Portraying literary landscape of non-fiction

By HUANG XIANWEN / 06-13-2024 / Chinese Social Sciences Today

Non-Fiction: Documentary Literature and Screen Iconography

Anyone who witnessed the early days of the reform and opening up will always remember the sensational impact of Xu Chi’s 1978 reportage Goldbach’s Conjecture. Xu captivated readers with his poetic and appealing rhetoric, effectively stimulating society’s enthusiasm for science at the onset of the reform and opening up period. This work ignited the revival of reportage writing, ushering in a golden age for the genre.

Non-Fiction: Documentary Literature and Screen Iconography, by Wang Hui, a professor from the School of Chinese Language and Literature at Nanjing Normal University, is an encyclopedic collection of non-fiction studies. It spans nearly the entire spectrum of non-fiction creations, covering the origins of non-fiction in the early 20th century, the prosperity of reportage at the beginning of the reform and opening up, to the subsequent cross-genre integration of non-fiction.

Wang also extends his research focus to the United States, the Soviet Union, Germany, and Japan. In particular, his thorough investigation into American non-fiction provides convincing and insightful explanations by examining historical contexts, popular psychology, and value orientations in comparison to Chinese non-fiction. In addition, the author transcends conventional stylistic thresholds by including all literary forms of non-fiction, including reportage, documentary literature, and film and television adaptations.

The author examines his research objects within the broader social context and the framework of literary history. When discussing the vicissitude of Chinese reportage since the 1980s, he bonds this literary trend with the social structures, values, lifestyles, and public desires of China at that time, enabling readers to feel a strong sense of presence.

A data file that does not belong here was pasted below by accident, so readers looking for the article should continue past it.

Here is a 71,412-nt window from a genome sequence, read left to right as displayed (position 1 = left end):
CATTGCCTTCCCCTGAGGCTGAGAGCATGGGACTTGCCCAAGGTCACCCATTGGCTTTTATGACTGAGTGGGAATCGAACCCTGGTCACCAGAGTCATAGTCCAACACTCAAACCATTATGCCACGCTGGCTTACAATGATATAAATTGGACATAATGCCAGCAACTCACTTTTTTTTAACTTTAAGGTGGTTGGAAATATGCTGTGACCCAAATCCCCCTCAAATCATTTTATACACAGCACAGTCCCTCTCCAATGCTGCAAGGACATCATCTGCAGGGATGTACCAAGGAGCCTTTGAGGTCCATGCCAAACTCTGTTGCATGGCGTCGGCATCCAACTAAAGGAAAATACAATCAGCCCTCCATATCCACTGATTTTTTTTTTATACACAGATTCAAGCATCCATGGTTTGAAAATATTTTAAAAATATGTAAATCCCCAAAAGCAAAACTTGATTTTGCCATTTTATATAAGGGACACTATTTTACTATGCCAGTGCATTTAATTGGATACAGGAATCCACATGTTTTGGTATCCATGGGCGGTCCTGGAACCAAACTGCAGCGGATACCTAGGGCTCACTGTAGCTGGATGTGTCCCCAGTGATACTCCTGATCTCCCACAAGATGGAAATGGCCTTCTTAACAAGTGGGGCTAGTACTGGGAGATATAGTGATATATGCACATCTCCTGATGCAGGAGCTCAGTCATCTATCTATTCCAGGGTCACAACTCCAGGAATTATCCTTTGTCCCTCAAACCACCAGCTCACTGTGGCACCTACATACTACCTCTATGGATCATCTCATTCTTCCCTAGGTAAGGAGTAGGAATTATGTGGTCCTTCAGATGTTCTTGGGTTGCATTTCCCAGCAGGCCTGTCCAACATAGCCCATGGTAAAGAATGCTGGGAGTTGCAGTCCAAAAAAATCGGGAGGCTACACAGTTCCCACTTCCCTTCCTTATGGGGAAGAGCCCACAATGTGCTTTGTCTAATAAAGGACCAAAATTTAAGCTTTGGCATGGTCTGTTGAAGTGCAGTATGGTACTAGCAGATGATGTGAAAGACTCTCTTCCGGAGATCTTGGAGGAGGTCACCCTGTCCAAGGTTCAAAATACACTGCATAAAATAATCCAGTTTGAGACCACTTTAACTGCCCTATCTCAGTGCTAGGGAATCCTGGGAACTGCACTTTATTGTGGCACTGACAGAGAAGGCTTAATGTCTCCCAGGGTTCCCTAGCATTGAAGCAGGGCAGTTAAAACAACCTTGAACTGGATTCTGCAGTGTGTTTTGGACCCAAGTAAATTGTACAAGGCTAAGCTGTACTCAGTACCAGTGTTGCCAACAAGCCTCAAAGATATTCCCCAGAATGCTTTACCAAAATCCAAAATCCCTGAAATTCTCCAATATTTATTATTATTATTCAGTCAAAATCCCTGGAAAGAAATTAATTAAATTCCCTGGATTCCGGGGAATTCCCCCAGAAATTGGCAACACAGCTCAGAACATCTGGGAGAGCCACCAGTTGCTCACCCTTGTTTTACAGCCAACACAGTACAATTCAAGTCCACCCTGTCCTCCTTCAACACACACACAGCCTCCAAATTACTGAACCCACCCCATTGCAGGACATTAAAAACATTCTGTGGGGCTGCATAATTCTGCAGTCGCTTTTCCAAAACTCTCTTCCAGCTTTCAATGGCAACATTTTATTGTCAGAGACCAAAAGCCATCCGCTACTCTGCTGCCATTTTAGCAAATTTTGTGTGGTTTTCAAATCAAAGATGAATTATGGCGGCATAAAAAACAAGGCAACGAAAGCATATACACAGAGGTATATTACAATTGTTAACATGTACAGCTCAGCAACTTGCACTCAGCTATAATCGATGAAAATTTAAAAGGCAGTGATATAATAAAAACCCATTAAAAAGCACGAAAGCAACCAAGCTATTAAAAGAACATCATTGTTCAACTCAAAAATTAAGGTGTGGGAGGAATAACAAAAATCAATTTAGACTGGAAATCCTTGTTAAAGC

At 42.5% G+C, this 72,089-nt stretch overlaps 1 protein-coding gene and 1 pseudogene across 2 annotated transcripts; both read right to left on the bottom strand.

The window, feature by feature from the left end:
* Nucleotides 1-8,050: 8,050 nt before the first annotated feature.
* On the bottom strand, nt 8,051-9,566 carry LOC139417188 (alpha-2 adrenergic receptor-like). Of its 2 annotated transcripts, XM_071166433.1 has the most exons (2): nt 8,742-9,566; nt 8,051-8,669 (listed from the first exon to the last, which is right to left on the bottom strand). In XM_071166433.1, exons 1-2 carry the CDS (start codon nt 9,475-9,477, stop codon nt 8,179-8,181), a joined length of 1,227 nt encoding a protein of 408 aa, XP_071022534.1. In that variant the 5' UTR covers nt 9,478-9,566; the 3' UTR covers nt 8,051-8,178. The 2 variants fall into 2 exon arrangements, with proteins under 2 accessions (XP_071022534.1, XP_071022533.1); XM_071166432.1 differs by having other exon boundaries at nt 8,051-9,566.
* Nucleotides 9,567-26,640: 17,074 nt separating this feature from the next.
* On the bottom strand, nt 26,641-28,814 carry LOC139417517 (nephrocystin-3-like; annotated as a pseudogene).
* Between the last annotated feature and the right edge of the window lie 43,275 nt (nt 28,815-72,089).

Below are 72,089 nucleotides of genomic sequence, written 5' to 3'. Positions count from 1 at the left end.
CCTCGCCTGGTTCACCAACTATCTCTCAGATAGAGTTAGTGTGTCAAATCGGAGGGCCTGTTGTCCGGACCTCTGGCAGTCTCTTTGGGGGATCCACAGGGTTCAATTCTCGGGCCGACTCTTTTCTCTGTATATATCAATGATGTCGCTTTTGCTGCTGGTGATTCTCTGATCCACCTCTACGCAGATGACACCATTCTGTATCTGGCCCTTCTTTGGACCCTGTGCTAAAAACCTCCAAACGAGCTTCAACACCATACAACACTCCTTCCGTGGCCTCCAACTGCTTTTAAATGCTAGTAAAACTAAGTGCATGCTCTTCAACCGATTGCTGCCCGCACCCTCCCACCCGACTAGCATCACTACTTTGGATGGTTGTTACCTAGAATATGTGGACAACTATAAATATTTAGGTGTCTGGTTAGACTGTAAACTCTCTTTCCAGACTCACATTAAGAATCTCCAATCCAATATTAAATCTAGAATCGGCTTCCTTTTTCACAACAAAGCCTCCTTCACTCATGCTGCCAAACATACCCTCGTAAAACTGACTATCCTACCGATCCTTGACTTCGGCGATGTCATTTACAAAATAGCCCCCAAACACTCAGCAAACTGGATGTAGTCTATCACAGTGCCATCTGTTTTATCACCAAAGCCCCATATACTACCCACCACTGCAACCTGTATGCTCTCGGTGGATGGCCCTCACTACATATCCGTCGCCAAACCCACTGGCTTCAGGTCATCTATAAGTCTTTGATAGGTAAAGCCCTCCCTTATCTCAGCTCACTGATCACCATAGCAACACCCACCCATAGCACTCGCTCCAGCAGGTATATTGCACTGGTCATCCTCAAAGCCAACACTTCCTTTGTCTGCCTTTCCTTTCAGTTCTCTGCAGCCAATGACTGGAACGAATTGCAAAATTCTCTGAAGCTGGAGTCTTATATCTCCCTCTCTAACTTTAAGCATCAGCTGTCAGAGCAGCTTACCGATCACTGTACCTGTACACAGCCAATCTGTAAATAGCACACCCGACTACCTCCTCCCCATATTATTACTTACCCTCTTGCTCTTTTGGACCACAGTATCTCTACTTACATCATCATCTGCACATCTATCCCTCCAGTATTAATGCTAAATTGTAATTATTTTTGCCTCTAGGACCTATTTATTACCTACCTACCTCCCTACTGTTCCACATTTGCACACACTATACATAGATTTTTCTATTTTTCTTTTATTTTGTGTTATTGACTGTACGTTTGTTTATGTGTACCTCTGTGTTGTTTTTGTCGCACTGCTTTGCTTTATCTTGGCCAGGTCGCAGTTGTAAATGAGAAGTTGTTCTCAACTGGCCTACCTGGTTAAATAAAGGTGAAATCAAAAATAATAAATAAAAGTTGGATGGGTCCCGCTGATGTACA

After exploring the mutual influence and multiple transformations of reportage and other genres, as well as the interconnections of their respective value principles, the author argues that since the 1980s, the rise and prosperity of Chinese contemporary literature and art, including movies, TV series, feature programs, and new realist fiction rooted in realism, have all resulted from “absorbing the spiritual essence of non-fiction literature.”

As a serious academic work, the book avoids unreserved praise of the research objects. While affirming the achievements made in non-fiction creations, Wang also reveals their shortcomings and limitations with the objective and fair perspective of a historian, such as mild criticism, weakening artistry, insufficient stylistic consciousness, and a tendency toward commercialization. In analyzing specific cases in literature and film, the author further identifies issues like the proliferation of stereotypes like “bosses helping workers” in migrant workers documentaries and the homogenous reproduction of “nostalgia narratives.”

Huang Xianwen is a professor from the School of Arts at Wuhan University.